- Drop-off service. If you’re into outsourcing your work, this is a little more expensive, but it doesn’t get any easier. Many areas have laundry services where you can drop off your dirty laundry and pick it up at the end of the day, clean and folded.
A few points to make on the kitchen:
- Clear counters. As with the floors, you should keep the counters clear. That means uncluttering it if you’ve got a bunch of gadgets. I’ve got a toaster and coffee-maker and nothing else. That makes it easy to wipe things down a couple times a day — takes about a minute.
- Clean-as-you-go. Another point that’s key is to wash dishes and wipe up any messes, as you make them. Don’t let dishes pile up in the sink. Just wash them as soon as you’re done. Takes about a minute or two. If everyone in the house does this, there’s no need for a long time spent at the sink. Also, there are usually some pots and pans if you cook — take turns doing this. But be sure to clean as you cook, so that there isn’t a huge mess in the kitchen.
- Weekly spruce-up. During our 30-minute cleaning session, not only do we sweep the floors, but we do a more thorough wipe-down of the rest of the kitchen. Doesn’t take long as we keep it pretty clean during the week.
The bathroom can get pretty gross if you let it. Here’s how to prevent that:
- Clean-as-you-go. Same as the kitchen: when there’s dirt anywhere, clean it immediately. Again, it just takes a minute to wipe up a dirty bathroom sink, to give your toilet a quick swish-and-flush with the toilet brush, or to scrub the shower just before you shower yourself. And you don’t need to do these things every day — just when you see dirt. Dirt on the floor? Sweep it or wipe it — 2 minutes.
- Bi-weekly cleaning. If you keep things clean in the bathroom on a daily basis, all you need to do is a quick once-over every other week or so. Do this during the 30-minute cleaning session, when necessary.
We’ve got six kids. It’s impossible to keep things perfectly clean when six kids are in one house. But here’s what we do:
- Regular decluttering. Every 3-6 months, we go through their closets to get rid of stuff they don’t play with anymore. The kids are used to this, and actually do a good job of helping: “I don’t use this anymore, Dad!” Keeping their rooms (relatively) decluttered is key to maintaining sanity. They still have lots of toys, but at least it’s just the stuff they actually play with.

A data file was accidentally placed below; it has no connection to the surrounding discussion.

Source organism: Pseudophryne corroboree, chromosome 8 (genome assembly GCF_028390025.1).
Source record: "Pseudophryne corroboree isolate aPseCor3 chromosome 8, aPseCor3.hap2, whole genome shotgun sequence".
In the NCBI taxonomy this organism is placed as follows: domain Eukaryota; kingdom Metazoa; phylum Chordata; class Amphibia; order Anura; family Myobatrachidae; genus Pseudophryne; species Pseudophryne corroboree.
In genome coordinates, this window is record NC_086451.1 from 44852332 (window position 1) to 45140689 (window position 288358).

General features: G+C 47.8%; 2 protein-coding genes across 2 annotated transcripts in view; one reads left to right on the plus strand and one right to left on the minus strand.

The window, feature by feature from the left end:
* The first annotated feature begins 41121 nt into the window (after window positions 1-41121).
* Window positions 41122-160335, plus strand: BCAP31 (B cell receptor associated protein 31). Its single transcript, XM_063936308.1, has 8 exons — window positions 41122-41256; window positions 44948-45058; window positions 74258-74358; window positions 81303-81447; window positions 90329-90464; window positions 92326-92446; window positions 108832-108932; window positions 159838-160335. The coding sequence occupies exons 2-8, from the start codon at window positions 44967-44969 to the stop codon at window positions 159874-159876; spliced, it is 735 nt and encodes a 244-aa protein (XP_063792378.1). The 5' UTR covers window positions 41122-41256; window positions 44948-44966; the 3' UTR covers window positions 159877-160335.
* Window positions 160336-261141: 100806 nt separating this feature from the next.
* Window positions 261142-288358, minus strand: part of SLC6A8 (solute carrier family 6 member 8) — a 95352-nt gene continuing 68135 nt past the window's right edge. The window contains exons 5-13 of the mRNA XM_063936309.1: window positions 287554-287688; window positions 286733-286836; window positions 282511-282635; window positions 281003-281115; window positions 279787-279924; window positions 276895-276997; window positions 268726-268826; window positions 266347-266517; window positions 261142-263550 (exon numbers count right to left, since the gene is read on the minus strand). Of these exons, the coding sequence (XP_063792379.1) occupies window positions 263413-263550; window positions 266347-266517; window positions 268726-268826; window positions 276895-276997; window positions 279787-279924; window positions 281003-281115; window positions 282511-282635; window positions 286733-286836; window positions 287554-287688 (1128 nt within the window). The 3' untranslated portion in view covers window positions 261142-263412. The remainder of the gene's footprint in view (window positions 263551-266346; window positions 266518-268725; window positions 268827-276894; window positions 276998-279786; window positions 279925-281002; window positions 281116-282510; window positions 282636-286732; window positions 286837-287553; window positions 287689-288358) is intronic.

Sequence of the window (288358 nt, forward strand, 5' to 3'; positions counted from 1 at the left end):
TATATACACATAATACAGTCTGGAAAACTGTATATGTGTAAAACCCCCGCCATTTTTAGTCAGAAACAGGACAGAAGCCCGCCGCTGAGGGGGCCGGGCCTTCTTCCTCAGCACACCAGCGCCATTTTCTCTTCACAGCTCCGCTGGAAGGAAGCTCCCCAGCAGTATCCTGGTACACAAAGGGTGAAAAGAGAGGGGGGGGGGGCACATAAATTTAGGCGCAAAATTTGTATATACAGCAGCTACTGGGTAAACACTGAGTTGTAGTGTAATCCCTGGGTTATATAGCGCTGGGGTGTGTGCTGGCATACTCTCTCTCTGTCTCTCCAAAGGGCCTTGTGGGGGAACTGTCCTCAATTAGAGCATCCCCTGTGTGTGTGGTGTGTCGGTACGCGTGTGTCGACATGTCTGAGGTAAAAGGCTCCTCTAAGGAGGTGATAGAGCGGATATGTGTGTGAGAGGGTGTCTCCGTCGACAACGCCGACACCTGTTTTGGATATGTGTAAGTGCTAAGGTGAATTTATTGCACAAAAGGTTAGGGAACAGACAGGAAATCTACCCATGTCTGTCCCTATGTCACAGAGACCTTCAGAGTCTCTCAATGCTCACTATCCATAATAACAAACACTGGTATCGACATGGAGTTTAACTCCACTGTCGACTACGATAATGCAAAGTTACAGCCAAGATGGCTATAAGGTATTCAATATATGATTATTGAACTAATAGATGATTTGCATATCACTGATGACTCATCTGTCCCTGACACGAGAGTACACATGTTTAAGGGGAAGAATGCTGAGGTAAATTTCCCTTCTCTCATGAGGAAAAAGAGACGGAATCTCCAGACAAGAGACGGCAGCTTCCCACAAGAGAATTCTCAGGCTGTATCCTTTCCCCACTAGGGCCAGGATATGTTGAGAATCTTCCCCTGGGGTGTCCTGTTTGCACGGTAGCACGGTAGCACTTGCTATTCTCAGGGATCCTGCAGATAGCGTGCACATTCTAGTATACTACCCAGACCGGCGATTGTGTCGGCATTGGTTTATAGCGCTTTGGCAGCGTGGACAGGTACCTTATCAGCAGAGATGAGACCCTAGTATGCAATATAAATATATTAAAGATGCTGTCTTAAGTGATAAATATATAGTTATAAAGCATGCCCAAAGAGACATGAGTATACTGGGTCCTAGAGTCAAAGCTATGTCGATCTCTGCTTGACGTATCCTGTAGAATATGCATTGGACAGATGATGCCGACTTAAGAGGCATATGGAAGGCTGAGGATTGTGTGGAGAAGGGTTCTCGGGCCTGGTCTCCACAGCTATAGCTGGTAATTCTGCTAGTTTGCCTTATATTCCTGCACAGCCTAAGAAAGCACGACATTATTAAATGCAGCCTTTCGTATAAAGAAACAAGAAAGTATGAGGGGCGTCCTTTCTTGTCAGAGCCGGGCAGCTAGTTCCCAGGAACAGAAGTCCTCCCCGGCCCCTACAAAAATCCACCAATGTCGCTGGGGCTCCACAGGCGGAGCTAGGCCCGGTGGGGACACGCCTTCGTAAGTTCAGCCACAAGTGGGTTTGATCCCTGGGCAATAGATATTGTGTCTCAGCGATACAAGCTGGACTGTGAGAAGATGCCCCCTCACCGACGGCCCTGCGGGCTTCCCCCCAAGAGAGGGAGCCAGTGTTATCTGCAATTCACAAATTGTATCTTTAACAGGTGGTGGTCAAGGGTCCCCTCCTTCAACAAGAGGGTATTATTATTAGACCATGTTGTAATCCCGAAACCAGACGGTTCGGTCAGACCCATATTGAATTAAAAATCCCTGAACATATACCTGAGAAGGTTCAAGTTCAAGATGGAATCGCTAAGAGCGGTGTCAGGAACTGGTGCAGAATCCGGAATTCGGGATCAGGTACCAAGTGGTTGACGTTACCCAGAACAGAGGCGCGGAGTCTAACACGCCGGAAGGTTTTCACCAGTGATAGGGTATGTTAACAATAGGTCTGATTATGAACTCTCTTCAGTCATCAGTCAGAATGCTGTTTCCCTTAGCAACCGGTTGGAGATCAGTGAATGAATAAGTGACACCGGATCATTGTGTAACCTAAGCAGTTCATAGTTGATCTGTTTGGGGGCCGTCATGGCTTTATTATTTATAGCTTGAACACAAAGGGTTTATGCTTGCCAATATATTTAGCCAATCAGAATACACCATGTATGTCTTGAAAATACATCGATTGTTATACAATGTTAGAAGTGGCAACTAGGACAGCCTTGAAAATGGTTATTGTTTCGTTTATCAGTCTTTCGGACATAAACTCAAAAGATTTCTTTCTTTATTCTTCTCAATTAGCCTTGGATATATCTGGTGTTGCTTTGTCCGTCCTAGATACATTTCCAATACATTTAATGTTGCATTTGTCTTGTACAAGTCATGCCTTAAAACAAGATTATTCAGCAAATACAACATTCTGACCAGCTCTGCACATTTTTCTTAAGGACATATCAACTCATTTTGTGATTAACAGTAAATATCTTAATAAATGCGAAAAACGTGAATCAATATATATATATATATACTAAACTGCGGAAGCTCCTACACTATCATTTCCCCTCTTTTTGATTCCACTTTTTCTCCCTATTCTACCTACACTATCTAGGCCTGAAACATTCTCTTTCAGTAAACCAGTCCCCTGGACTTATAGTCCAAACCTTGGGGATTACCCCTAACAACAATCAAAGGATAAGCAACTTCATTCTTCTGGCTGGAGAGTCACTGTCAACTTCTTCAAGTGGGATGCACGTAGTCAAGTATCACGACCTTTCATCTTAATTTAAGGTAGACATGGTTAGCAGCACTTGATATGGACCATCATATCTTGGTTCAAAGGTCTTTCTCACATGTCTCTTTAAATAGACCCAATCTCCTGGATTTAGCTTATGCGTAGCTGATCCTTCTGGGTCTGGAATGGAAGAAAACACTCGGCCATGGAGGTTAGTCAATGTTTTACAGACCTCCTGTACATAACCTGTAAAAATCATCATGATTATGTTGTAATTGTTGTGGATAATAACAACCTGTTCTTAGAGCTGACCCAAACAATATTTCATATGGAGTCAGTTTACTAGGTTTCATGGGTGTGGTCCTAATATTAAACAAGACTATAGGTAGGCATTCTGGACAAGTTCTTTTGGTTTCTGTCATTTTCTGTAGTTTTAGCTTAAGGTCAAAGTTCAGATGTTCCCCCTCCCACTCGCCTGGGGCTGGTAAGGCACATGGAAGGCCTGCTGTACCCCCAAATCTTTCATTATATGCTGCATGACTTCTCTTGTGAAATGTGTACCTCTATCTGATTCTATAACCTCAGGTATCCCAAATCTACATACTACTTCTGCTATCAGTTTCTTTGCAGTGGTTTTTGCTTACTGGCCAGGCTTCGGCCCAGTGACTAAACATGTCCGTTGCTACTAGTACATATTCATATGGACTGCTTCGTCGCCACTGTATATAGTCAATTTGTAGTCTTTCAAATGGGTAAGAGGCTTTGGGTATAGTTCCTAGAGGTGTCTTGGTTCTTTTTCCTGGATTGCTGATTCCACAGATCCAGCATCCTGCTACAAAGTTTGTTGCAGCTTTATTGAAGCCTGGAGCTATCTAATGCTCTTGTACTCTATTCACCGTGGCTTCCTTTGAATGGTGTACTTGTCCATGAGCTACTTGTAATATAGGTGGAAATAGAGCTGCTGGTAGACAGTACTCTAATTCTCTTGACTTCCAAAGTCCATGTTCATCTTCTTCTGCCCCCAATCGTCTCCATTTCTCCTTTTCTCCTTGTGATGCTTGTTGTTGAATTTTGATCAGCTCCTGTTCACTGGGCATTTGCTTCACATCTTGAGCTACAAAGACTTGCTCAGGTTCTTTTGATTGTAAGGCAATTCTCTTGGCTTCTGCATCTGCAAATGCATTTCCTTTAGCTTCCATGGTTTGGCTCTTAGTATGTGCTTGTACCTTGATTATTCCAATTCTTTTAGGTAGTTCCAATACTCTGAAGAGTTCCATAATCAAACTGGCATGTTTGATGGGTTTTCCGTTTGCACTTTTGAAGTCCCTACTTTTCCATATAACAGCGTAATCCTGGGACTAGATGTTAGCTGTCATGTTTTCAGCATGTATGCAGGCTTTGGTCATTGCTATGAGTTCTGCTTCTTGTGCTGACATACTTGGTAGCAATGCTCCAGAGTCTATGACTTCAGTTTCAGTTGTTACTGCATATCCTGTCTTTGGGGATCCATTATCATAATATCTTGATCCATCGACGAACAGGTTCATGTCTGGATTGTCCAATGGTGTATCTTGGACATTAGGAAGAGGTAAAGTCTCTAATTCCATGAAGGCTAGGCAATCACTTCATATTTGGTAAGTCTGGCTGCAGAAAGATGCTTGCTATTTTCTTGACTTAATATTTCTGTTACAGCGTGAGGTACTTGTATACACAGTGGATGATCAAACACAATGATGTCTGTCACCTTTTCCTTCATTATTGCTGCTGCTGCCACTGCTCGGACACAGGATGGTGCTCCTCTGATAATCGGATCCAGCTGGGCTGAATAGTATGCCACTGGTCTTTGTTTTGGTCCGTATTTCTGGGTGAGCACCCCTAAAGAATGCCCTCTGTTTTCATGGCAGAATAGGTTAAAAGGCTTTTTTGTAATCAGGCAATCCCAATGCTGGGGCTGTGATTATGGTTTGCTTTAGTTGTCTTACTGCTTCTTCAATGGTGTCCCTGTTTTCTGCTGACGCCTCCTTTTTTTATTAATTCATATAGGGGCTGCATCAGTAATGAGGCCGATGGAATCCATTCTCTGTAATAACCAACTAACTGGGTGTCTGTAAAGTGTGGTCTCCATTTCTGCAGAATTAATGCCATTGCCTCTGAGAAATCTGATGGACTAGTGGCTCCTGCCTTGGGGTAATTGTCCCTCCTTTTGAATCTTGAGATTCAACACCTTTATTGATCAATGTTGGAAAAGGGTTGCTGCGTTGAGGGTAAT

- Baskets. It’s important to have lots of baskets and other such containers. When it’s time to clean up, they can just toss the stuff in. No hassle. They also each have a set of three plastic drawers (their “cubbies”) that they can use to toss in their personal belongings.
- Quick clean-ups. Throughout the day, messes are made, and we ask them to do a quick clean-up. It’ll be messy again in 10 minutes, but at least it’s a manageable mess. At the end of the day, the last clean-up lets us have some quiet time with a clean house. I will also go through the house from time-to-time and pick stuff up and throw them in baskets.
I’ve got a huge yard. You might not have the same problem. It’s nice for the kids to play in, but a hassle to maintain. A few options here:
- Hire out. I finally gave in and hired a yard service, as I just don’t have the time or energy to keep the yard up by myself. I still do a few things when I can, but now the yard looks great with minimal effort. Again, think of it as outsourcing a non-core function — you can probably make more money doing something else (for me, it’s writing) than what it will cost to pay for the yard upkeep.
- Minimal yard. If you’re not going to pay for yard upkeep, you’ll want to keep things minimal. That can be anywhere from having no yard, to living in a condo/apartment area where the yard is a common area and maintained by a contractor, to keeping a small yard with very few things in it. That means few plants (only ones that can maintain themselves) and no junk. The less you have in your yard, the better. Some people use a Zen-like rock or gravel garden instead of grass, which isn’t a bad option. Or, be a naturalist and let the grass go wild.
- Robot mower. Friendly Robotics RoboMower. Haven’t tried this, but it looks super cool. Similar to the Roomba, but for your yard. Takes a bit of initial setup, but once you’re done … wow. If anyone has used this, let me know!